Market Florist, an Internet-based florist, plans to manage its Web site at the head office in Seattle. The company is currently hosting the ww.marketflorist.tld Web site off-site at its Internet Service Provider (ISP). Market Florist plans to move all Internet-based resources to its own network by the end of the year. The company believes that managing its own Internet site will allow it more flexibility in the services it offers on the Internet.
The decision to host the Internet services at the Seattle office has taken a long time. Senior management is concerned that hosting the Web site locally could result in a security breach that affects the private network. Management has authorized the purchase of a new firewall device but has approved funds for the purchase of only a single firewall.
You've been hired to design a secure Internet presence for Market Florist that provides accessibility to all Internet-accessible resources while maintaining the security of the private network. Additionally, the firewall must protect the private network users by hiding their true IP addresses from the public network.
Market Florist will use marketflorist.tld as its Active Directory directory service forest root and as its namespace on the Internet. The security design for the extranet must allow private network users to connect to the Internet and to Internet-accessible resources without exposing the internal IP addressing scheme to the public network.
Currently an internal DNS server that forwards Internet requests to the ISP's DNS server is located at IP address 10.10.10.3. The new security design calls for the DNS server to forward internal DNS requests to an external DNS server located in the extranet. The external DNS server will forward Internet requests to the ISP's DNS server at IP address 188.8.131.52.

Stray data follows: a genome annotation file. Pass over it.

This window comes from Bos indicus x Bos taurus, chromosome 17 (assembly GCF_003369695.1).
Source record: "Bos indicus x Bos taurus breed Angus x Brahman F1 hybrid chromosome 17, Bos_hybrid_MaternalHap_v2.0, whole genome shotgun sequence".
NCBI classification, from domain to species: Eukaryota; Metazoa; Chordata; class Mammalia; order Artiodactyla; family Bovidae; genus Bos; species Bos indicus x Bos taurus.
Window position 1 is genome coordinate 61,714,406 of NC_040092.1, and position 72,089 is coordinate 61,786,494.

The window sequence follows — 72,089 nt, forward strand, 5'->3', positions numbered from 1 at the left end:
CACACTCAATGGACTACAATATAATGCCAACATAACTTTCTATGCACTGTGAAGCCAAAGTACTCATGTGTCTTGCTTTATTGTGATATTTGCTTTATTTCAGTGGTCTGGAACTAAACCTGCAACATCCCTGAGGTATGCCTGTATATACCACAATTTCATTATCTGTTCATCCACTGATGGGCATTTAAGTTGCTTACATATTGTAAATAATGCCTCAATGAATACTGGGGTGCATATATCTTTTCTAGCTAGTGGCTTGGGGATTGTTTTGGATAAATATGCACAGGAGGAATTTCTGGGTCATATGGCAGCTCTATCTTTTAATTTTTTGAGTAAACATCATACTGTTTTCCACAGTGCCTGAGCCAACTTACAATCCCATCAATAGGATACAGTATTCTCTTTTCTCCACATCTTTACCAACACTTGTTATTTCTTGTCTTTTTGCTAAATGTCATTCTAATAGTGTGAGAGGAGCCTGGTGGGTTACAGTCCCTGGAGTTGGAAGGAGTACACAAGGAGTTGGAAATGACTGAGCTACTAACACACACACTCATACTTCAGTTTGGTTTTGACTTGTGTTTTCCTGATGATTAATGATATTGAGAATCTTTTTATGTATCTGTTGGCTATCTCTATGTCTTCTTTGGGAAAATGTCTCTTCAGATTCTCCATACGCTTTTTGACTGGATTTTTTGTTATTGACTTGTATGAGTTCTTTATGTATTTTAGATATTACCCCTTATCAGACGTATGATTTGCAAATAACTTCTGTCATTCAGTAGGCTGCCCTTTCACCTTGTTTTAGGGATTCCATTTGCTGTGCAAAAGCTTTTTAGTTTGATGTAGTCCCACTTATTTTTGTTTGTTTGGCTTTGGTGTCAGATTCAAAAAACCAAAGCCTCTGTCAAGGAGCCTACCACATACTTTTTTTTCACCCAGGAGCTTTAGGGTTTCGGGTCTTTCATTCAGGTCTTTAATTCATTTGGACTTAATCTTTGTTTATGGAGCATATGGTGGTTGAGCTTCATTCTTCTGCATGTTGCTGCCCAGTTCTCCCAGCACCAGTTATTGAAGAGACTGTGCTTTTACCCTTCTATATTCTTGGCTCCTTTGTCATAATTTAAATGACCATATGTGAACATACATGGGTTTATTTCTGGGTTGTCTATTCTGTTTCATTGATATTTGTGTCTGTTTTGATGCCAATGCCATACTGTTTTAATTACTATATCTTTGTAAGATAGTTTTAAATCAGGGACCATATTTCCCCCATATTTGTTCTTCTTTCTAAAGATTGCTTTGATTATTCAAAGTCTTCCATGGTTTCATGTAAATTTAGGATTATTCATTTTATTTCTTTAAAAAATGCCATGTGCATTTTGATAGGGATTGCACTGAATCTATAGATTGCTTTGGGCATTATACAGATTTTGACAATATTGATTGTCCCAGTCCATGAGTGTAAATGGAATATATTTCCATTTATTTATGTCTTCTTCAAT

John Coake and Pat Coleman, two members of the IT department, are responsible for maintaining the files available to external users at Market Florist's FTP server. To ensure that no files are uploaded to the FTP server, the FTP server is configured to allow file downloads only. John and Pat use Telnet to connect to the Internet-accessible FTP server and modify the files that are available for download.
Market Florist has designated a specific number of Microsoft Windows 2000–based computers to be accessible from the Internet. Table 14.1 outlines the Windows 2000–based servers and the role they will play in Market Florist's extranet.
Table 14.1 Market Florist Extranet Server Roles
|Server Name||IP Address||Role|
|MFDNS||192.168.77.254||External DNS server, located in the extranet for Market Florist, to allow public network client computers to resolve marketflorist.tld resources. |
Contains only externally accessible resource records. None of the addresses contain internal IP addressing information.
|MFWEB||192.168.77.2||A Network Load Balancing Services (NLBS) Web cluster consisting of four identically configured Web servers: |